Foley and Machen also made statements about Meyer’s resignation.
“Coach Meyer and I have talked this through and I realize how hard this was for him to reach this decision,” Foley said. “But, the bottom line is that Coach Meyer needed to make a choice that is in the best interest of his well being and his family. I certainly appreciate what he has meant to the University of Florida, our football program and the Gator Nation. I have never seen anyone more committed to his players, his family and his program. Above all, I appreciate our friendship.”
“Urban Meyer’s integrity, work ethic and commitment to his players are some of the reasons we asked him to become head football coach at the University of Florida,” Machen said. “As a Gator, Urban has done everything we asked of him and more. He leaves a lasting legacy on the field, in the classroom and in the Gainesville community. I am saddened that Urban is stepping down but I have deep respect for his decision.”
Meyer leaves Florida with a 56-10 record (32-8 SEC), a school-record 22-game winning streak, two BCS National Championships and two SEC Championships. His .841 career winning percentage (95-18) is the highest among active coaches with at least five years experience, and he is the only current coach to win two BCS titles.
“I love Coach Meyer,” senior quarterback Tim Tebow said in a statement released Saturday evening. “The past four years he has been my dad away from home. We will always have a father-son relationship for the rest of our lives. Coach loves the university, his players and the fans. I believe he has made the right decision for him and his family. He will always be loved by me and the Gator faithful.”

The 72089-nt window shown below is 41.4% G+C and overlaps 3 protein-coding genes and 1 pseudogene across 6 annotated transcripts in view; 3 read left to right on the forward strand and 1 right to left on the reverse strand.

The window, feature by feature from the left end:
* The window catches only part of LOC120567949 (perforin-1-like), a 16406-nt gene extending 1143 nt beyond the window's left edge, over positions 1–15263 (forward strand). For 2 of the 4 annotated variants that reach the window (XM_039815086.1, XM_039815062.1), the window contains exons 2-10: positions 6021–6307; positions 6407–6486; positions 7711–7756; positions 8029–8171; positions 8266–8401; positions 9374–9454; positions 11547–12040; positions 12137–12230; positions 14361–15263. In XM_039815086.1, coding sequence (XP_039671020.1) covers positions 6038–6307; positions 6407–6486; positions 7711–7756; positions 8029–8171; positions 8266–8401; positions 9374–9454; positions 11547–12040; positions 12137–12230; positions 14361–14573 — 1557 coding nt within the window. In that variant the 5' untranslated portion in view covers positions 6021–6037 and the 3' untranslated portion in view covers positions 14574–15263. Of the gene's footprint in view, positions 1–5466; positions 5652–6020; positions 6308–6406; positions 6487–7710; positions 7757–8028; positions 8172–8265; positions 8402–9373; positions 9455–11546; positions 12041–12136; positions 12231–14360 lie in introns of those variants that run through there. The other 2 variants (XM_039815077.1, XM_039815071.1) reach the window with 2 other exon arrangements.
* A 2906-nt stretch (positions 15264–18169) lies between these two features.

Meyer will host a press conference in New Orleans, LA, at 4:30 p.m. on Sunday. Florida sports information director Steve McClain has said that Meyer will not only stay on in a non-coaching role for the Gators, but that he will also be heavily involved in the hiring of his successor.
- McClain also said that reports of Meyer having a defective heart muscle and an unreported heart attack are incorrect.
- ESPN’s Chris Mortensen reports that Foley was aware of Meyer’s thoughts about resigning for a week.
- Jeremy Fowler of the Orlando Sentinel reports that the Gators tried to keep Meyer by offering him time off.
- ESPN’s Kirk Herbstreit says Meyer sounded “devastated” when the two spoke earlier.
- In a completely unconfirmed report, WKMG television in Orlando, FL, is reporting that Meyer suffered a heart attack during the season. Station sports director David Pingalore also is also reporting that Meyer did not inform anyone about the issue.
- OGGOA source: Meyer may have had a heart attack upon his return to Gainesville after the SEC Championship.
- A source has told Pat Dooley of The Gainesville Sun that Meyer “just doesn’t have anything left in the tank” and “had been considering leaving coaching for more than a week, going back and forth on the decision.”
- Dooley said players were brought to tears when Meyer gathered the team.
- ESPN’s Pat Forde: Former defensive coordinator Charlie Strong, who was just recently hired as the Louisville Cardinals head coach, has only signed a term sheet with the University of Louisville and not yet a contract. The school’s media relations director, Rocco Gasparro, has confirmed this fact.
OGGOA will update this breaking news story as more is made available.